There is a very large grey area in the processing of digital photos in today’s world. Many photographers don’t understand the notion of photo manipulation. In addition, others stand behind the “it’s art” justification. The larger concern in play is that photography is a realistic medium. While photographers can claim the art justification, where and how do we draw a line between manipulation and mastering?

Since many struggle with understanding the difference between mastering a photo and manipulating one, I am going to start by defining the word manipulation. Then I am going to discuss my opinion of how it fits into the context of photography.

Defining Photo Manipulation

Definition of manipulate from Merrian-Webster

manipulated; manipulating
transitive verb

1:  to treat or operate with or as if with the hands or by mechanical means especially in a skillful manner

manipulate a pencil

manipulate a machine

2

a :  to manage or utilize skillfully

quantify our data and manipulate it statistically — S. L. Payne

b :  to control or play upon by artful, unfair, or insidious means especially to one’s own advantage

being used and manipulated by the knowing men around him — New Republic

3:  to change by artful or unfair means so as to serve one’s purpose :  doctor

suspected that the police reports were manipulated — Evelyn G. Cruickshanks

By very definition of the word manipulate, photographers who make adjustments to their photos automatically call that manipulation. We “skillfully treat” our photographs after we shoot them. In today’s digital photography world, we need to MASTER our photos. Cameras are manufactured to produce middle ground exposure and contrast photos. That balance found in our devices has nothing to do with art. Manufacturers produce cameras to work for the masses. Years ago photographers chose films to get the look or effect for what they were shooting. Now we HAVE TO make those adjustments in post (after we shoot the photo). We need to MASTER our photos not MANIPULATE them. The word manipulation leads our viewer to a negative connotation in my opinion.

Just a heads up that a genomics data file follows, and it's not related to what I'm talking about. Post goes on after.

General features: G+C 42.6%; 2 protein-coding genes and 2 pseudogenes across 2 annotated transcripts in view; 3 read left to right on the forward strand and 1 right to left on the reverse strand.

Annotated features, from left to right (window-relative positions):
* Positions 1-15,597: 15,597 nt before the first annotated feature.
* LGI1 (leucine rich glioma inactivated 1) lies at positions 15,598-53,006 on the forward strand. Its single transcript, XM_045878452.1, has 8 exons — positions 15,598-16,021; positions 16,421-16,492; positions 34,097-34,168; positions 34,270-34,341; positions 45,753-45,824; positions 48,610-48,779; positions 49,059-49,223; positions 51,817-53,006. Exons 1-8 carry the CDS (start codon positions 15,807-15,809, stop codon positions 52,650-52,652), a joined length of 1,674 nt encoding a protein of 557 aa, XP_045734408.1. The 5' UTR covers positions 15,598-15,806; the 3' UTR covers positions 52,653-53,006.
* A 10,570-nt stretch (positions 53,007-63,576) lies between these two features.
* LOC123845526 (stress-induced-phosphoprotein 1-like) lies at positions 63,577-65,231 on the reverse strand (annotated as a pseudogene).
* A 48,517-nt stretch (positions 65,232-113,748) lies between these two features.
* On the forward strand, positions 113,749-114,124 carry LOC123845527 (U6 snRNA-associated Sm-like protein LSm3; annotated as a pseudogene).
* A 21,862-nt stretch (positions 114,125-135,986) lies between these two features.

Difference – Manipulation & Master

How do we define manipulation in a photo? If a photo concept is created in-camera, and the history to that single capture can be traced, then the final photograph is not a manipulation. Filters, flash, lenses of choice, pretty much whatever you deemed you needed at that moment in time to create that photograph, is okay. The initial photo should make its statement from the beginning of conception. If you were still shooting film, this is how you would produce a photo.

From a mastering perspective, adjustments are allowed to make your image presentable from your view point. Nothing should be added or taken away from that original composition with the exception of dust. I also believe in little to no cropping outside of the camera. My philosophy on cropping comes from the very fact that I paid for my sensor megapixels. Why would I throw them away by cropping my photo.

Some editors are even asking that you skip using Photoshop altogether. They allow you to only utilize Lightroom/Camera Raw. I think that this might be a little extreme. Many editors have been burned by publishing photos they haven’t verified though. By choosing a method this extreme, they are weeding out photographers who cover their tracks.

Manipulation reflects a change in that original capture, and not one of adjustment or mastering.

HDR – Manipulation